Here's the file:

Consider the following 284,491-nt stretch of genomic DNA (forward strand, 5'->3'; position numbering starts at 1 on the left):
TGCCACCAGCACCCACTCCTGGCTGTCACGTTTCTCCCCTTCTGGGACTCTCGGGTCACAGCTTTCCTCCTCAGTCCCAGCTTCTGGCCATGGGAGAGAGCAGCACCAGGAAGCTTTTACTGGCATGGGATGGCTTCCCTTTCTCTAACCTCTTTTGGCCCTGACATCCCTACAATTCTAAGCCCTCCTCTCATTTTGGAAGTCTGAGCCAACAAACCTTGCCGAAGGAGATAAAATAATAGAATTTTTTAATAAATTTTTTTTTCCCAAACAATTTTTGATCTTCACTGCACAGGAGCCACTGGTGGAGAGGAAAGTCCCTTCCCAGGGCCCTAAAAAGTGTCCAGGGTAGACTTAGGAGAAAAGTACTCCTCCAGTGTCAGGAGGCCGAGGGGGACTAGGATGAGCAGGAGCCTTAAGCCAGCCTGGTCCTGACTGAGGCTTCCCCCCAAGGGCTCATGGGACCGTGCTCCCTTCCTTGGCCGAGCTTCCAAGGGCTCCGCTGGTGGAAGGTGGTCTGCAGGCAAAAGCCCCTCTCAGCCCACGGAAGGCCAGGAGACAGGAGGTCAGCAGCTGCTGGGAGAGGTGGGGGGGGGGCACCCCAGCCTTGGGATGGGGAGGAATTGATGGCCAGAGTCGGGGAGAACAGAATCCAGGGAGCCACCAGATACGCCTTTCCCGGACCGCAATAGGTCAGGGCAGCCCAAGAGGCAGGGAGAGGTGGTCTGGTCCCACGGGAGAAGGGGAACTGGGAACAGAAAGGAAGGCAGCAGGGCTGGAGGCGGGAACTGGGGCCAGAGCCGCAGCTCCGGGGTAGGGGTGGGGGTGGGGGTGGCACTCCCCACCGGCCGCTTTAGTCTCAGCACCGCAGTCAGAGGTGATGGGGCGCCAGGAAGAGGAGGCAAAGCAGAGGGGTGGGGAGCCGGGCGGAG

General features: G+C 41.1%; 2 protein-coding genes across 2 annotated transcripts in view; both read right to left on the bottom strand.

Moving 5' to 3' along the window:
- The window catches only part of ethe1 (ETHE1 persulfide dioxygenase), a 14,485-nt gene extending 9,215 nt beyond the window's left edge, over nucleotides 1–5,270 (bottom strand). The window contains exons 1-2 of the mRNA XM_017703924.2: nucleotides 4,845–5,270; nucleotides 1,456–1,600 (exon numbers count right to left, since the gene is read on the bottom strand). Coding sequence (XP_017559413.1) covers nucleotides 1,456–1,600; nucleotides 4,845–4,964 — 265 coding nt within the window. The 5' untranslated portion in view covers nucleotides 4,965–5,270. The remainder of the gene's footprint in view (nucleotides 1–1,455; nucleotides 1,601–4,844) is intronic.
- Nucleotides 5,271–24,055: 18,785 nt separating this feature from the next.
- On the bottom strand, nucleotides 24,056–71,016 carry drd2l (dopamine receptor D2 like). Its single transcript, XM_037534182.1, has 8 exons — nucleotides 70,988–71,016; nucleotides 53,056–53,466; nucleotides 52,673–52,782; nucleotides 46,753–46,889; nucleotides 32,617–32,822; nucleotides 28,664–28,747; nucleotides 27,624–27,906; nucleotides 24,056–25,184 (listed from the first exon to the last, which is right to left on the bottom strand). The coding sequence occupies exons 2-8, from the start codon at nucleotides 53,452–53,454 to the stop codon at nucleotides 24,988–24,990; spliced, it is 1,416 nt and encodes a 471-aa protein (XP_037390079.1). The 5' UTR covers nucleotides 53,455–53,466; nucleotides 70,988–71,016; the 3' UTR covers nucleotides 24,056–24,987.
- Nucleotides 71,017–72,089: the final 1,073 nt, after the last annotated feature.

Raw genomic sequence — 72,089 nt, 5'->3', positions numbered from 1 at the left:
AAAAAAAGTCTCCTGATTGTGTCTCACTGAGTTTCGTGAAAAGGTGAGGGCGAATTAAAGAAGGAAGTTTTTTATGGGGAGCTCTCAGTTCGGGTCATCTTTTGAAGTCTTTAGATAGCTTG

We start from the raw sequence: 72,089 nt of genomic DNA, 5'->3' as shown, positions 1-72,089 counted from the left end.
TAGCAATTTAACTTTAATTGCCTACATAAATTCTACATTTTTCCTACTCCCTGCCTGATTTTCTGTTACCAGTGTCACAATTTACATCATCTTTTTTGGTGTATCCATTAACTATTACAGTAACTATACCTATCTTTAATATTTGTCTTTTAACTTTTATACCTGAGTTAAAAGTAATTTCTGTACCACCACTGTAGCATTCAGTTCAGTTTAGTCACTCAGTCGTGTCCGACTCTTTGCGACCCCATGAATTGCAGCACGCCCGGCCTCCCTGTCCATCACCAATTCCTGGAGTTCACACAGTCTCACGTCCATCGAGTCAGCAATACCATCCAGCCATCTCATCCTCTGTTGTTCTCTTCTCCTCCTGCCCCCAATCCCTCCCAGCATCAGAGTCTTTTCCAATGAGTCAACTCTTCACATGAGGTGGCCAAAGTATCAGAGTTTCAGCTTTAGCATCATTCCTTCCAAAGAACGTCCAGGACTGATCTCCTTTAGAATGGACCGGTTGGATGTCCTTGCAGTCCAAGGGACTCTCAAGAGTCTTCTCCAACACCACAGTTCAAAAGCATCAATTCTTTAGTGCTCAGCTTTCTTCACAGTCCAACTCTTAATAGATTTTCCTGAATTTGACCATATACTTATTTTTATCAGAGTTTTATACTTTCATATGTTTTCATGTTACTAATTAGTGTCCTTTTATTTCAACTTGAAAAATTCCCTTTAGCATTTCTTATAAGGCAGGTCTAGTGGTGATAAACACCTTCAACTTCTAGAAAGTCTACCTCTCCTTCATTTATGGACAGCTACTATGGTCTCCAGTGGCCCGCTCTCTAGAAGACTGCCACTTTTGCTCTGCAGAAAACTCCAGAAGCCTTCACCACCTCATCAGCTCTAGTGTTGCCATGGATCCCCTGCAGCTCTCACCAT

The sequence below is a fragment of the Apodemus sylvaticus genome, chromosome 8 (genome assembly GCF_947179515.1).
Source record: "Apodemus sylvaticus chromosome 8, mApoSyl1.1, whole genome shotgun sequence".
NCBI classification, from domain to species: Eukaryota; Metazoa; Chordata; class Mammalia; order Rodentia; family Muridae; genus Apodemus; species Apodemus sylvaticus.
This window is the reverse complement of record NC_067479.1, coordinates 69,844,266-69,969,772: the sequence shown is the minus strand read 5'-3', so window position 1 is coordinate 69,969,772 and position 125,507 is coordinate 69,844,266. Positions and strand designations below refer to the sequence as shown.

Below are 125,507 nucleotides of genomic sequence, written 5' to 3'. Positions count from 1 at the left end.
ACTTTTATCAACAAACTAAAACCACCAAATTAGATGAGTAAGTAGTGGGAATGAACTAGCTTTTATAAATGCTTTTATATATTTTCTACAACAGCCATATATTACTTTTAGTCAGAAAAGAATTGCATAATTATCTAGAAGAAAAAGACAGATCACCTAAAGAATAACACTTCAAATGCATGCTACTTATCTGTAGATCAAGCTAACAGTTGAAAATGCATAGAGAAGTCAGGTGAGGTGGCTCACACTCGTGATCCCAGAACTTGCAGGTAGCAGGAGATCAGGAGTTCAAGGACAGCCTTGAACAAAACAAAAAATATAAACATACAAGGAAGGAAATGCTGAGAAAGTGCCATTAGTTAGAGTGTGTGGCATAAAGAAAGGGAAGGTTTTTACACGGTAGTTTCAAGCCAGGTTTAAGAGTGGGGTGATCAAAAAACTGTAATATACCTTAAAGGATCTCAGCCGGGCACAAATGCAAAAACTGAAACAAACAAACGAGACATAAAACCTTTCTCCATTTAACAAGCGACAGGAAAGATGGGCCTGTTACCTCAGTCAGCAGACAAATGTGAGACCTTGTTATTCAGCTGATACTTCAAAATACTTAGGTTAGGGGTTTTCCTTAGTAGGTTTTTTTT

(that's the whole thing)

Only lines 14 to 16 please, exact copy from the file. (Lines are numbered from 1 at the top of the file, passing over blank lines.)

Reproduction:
Source record: "Apodemus sylvaticus chromosome 8, mApoSyl1.1, whole genome shotgun sequence".
NCBI classification, from domain to species: Eukaryota; Metazoa; Chordata; class Mammalia; order Rodentia; family Muridae; genus Apodemus; species Apodemus sylvaticus.
This window is the reverse complement of record NC_067479.1, coordinates 69,844,266-69,969,772: the sequence shown is the minus strand read 5'-3', so window position 1 is coordinate 69,969,772 and position 125,507 is coordinate 69,844,266. Positions and strand designations below refer to the sequence as shown.